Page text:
PORTLAND, Ore.—Clearwire launched its Clear-branded mobile WiMAX service here yesterday, claiming it’s making Portland the fastest unwired city in the West.
The launch was accompanied by a marketing blitz – new billboards, TV commercials and even cupcakes in giant bubbles situated outside the World Trade Center Plaza. The cupcakes and bubbles are featured in separate Clearwire commercials.
Clearwire CEO Ben Wolff told a room packed with journalists and analysts that the company has been working on the Portland network for the past two years. Why launch its first Clear market in Portland? Wolff, who attended law school here, explained that Portland is a tech-savvy city, home to one of Intel’s largest offices and close to Clearwire’s corporate headquarters in Kirkland, Wash. Asked if the terrain posed challenges, Wolff said it is a challenging market, between the hilly terrain, foliage and water, but the expectation is deployments will get easier in other markets, such as Phoenix.
Clearwire isn’t giving a definitive timeframe for upcoming markets, but executives have publicly talked about Las Vegas and Atlanta. Clearwire late last year closed its merger with Sprint’s Xohm WiMAX properties, and Sprint launched mobile WiMAX in Baltimore, Md., last year, making these two cities the first to have the latest WiMAX technology. Sprint also has mentioned Chicago and Boston among markets near commercial launch.
Clearwire has about 46 pre-WiMAX markets that it is in the process of converting over to mobile WiMAX. In an interview, Wolff said Seattle is one likely market to get converted in 2009. But the rate at which Clearwire will deploy new markets will be decided by the board when it meets later this month, he said. Management is composing various scenarios for the board to consider, from a fast build to a slow one and alternatives in between. The rate at which Clearwire builds out will depend on how much cash it has on hand and is able to raise. It already has $3.2 billion from investors Comcast, Intel, Time Warner Cable, Google and Bright House Networks.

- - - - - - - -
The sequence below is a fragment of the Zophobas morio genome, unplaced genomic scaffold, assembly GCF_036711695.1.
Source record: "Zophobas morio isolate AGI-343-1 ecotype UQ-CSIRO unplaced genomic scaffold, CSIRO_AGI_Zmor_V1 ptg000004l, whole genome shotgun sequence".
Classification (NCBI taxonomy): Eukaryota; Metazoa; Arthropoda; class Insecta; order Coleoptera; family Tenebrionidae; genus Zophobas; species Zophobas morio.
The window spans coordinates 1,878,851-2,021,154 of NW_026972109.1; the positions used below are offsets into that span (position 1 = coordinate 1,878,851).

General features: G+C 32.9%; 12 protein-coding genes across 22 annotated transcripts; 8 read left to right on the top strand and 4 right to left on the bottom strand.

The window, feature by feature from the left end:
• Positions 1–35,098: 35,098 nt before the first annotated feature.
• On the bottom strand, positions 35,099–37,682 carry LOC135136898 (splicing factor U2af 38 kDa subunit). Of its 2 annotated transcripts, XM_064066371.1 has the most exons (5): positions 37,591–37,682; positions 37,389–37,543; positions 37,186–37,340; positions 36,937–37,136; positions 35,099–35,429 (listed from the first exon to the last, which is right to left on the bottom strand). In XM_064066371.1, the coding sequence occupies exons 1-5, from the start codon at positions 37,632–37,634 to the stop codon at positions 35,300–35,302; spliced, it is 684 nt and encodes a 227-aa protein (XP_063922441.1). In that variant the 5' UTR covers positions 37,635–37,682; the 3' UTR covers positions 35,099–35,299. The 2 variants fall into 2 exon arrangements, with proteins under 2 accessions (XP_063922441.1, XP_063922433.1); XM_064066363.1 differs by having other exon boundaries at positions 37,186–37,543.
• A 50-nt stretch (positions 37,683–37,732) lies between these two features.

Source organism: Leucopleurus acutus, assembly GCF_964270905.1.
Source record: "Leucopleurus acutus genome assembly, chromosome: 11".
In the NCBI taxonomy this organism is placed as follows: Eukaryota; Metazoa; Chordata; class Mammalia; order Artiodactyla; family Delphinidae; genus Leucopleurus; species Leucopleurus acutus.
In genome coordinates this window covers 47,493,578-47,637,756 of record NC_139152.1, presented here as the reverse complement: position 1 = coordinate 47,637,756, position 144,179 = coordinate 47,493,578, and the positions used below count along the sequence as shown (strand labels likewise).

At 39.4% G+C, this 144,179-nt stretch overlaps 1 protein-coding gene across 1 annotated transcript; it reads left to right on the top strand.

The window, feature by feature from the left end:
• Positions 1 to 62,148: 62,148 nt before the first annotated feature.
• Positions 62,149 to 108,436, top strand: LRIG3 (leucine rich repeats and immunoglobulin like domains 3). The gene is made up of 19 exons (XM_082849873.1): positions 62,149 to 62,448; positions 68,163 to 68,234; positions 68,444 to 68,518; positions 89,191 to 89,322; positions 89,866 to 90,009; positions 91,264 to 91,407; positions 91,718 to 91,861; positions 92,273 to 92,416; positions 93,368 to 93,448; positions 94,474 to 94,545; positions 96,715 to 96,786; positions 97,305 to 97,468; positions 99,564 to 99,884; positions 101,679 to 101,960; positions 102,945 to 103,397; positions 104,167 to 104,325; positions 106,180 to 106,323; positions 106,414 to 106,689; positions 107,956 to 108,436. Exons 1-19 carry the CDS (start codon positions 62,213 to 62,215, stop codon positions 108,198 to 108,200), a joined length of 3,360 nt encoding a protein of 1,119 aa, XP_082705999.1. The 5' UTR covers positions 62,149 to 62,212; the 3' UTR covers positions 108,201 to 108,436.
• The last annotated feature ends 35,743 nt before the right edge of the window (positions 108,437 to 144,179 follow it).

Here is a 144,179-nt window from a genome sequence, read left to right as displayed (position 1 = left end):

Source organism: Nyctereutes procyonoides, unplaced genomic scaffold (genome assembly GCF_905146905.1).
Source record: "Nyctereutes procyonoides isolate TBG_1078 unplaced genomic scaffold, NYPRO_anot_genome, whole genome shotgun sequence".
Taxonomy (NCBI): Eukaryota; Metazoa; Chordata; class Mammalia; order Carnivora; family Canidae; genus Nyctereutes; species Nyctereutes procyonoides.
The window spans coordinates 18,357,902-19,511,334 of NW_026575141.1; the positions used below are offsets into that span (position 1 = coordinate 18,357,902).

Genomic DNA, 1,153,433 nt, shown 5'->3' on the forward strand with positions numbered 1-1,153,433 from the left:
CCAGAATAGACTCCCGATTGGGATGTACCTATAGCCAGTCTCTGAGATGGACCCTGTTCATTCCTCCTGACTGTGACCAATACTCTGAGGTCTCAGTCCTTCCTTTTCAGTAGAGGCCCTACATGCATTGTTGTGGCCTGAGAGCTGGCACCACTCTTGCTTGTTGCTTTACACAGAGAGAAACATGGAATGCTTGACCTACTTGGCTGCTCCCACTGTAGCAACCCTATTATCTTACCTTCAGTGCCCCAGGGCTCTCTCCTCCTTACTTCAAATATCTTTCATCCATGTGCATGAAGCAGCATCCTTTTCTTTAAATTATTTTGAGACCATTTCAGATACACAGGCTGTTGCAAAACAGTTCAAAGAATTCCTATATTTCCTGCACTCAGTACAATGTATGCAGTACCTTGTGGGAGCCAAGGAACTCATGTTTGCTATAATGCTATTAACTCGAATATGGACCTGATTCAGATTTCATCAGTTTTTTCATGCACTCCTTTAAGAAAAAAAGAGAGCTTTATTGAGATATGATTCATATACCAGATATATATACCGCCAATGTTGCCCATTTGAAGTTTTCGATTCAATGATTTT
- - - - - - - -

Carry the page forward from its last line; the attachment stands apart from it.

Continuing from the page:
Interestingly, Clearwire’s Portland tiered price plans differ from those offered in Baltimore, and Wolff said it’s likely that price plans will differ in other new markets as well. That’s one of the advantages of being a small company and something the likes of AT&T and Verizon Wireless would find difficult if not impossible to do – experiment with various price plans in different markets to see what sticks with consumers, he said.
In Portland, a mobile Internet plan runs $50 a month for unlimited usage; other plans are offered for less frequent usage, and there’s a day pass for $10. The top end of the home Internet plans is $40 a month, and customers can save $20 a month by combining home Internet and mobile Internet for the first six months of a 2-year agreement, according to a brochure.
As for launching a new network in these challenging economy times, executives at yesterday’s launch said they believe people will be looking to cut their budgets where they can, but they don’t want to give up Internet service. Wolff said he figures families spend $200 to $300 a month on collective services like broadband and residential voice service, and a customer would pay about $150 for comparable offerings from Clearwire. A Clear-branded voice service isn’t available yet but it’s in the pipeline, and VoIP services like Skype are available.